The World of Vampire: The Masquerade Is Being Developed for Film and TV

Cover art for the long-anticipated Vampire: The Masquerade—Bloodlines 2.
Cover art for the long-anticipated Vampire: The Masquerade—Bloodlines 2.
Image: Paradox Interactive

And it’s bringing its modern gothic-punk TTRPG friends in the World of Darkness along for the ride, too.


Variety reports that Shadow and Bone’s Eric Heisserer and The Punisher’s Christine Boylan have been tapped by Paradox Interactive, the video game publisher behind the Vampire: The Masquerade—Bloodlines gaming franchise, and The Witcher/The Expanse production house Hivemind to develop the interconnected world of Vampire and the other gothic horror RPG settings in the World of Darkness for both film and TV.

White Wolf’s World of Darkness kicked off with Vampire as a tabletop game setting in 1991, casting players into the dark supernatural underbelly of warring vampiric clans, fighting in the shadows of contemporary America. The setting quickly spun off with other similar titles—Werewolf: The Apocalypse, Mage: The Ascension, Wraith: The Oblivion, and Changeling: The Dreaming, that did much the same for... well, werewolves, mages, ghosts, and shapeshifters. The universe was expanded upon for years before being rebooted as Chronicles of Darkness in 2004, only for the original World to return alongside Chronicles in 2011.

Should Heisserer and Boylan get anything off the ground for World of Darkness, it won’t be the first time the setting has made the leap outside of games. In the mid ‘90s, Fox briefly aired the short-lived Kindred: The Embraced, a drama series loosely inspired by Vampire, but it only ran for eight episodes. But whatever becomes of their plans for World of Darkness now, the producers want their ideas to focus on the diversity of characters that made Vampire and its sister series what they were.

“The World of Darkness story universe is deliberately and unapologetically inclusive and diverse,” Boylan said in a statement obtained by Variety. “It has always made a point of including equal gendered characters, protagonists and antagonists of every race, and representation of all creeds—bringing a female and diverse audience to gaming like nothing prior. Its games and fandom are a place where women, POC, and the LGBTQI community feel welcome and we are very proud to bring these stories to life.”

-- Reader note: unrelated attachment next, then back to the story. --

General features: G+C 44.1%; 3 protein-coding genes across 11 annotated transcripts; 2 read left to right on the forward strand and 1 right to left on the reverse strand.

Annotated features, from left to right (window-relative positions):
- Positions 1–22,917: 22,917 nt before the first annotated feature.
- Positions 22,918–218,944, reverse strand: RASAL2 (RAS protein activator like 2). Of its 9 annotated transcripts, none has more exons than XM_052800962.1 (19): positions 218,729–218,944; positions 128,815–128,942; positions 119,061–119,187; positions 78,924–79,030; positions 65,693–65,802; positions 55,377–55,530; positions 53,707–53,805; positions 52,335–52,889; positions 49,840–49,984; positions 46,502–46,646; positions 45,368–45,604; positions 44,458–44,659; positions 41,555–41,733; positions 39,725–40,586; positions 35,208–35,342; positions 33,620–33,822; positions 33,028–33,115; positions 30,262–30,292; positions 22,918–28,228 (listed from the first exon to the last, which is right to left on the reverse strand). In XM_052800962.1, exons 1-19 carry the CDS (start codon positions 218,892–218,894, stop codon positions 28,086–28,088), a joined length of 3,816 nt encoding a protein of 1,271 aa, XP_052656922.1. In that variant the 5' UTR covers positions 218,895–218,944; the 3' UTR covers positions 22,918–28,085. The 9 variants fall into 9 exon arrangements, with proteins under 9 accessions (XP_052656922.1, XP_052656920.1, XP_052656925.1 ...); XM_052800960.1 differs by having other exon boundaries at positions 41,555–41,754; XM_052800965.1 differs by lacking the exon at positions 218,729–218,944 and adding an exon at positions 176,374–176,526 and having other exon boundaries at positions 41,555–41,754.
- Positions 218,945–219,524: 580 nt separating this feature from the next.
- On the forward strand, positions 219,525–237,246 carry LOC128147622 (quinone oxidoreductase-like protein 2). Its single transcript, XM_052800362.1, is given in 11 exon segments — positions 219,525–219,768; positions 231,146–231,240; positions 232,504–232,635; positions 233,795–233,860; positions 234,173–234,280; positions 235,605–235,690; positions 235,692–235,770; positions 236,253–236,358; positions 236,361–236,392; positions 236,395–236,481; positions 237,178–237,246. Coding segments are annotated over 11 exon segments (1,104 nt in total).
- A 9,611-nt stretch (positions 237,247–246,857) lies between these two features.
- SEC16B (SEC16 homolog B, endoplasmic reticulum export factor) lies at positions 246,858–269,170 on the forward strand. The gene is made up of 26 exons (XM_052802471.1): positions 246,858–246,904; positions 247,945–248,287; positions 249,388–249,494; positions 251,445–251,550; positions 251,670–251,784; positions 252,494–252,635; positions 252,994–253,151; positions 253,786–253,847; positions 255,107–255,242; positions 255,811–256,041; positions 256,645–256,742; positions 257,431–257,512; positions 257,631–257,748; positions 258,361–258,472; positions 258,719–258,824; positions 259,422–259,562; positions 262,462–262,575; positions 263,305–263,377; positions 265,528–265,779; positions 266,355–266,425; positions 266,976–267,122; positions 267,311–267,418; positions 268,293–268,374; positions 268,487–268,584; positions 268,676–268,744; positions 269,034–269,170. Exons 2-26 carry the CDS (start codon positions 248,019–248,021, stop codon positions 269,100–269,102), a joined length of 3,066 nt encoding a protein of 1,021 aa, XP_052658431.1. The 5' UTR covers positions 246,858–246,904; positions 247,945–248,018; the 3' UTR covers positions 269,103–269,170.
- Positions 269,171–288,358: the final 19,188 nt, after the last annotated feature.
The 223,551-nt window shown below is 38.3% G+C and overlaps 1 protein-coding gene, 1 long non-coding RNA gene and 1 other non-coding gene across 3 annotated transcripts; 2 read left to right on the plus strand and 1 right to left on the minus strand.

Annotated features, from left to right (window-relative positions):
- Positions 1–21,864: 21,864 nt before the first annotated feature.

“The legacy of these stories is way ahead of its time, inviting issues and perspectives other games ignored,” Heisserer said in a statement of his own “This feels like the next step for genre.”

We’ll bring you more on their plans for World of Darkness as and when we learn them.


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James is a News Editor at io9, where you can find him delivering your morning spoilers, writing about superheroes, and having many feelings about Star Wars. He wants pictures. Pictures of Spider-Man!



My first reaction is: about time.

My second is: but it might be too late.

The original World of Darkness drips 90s from every pore. From the “gothic-punk” emphasis on rebellion, nonconformity and edginess to the end-of-the-millenium apocalyptic sentiment permeating every single game, to the “leather trenchcoat and katana” aesthetic, Vampire: the Masquerade is pure 90s.

That isn’t necessarily a bad thing. In fact, for me, it’s part of the appeal. I love the 90s cheese these games are filled with.

But unless you make the show a period piece à la Stranger Things (which wouldn't be a bad idea, actually), you'll need to adapt to bring the games kicking and screaming into 2021 and, well, I'm not quite sure anyone can pull that off. The 5th edition of Vampire certainly struggled a lot with it.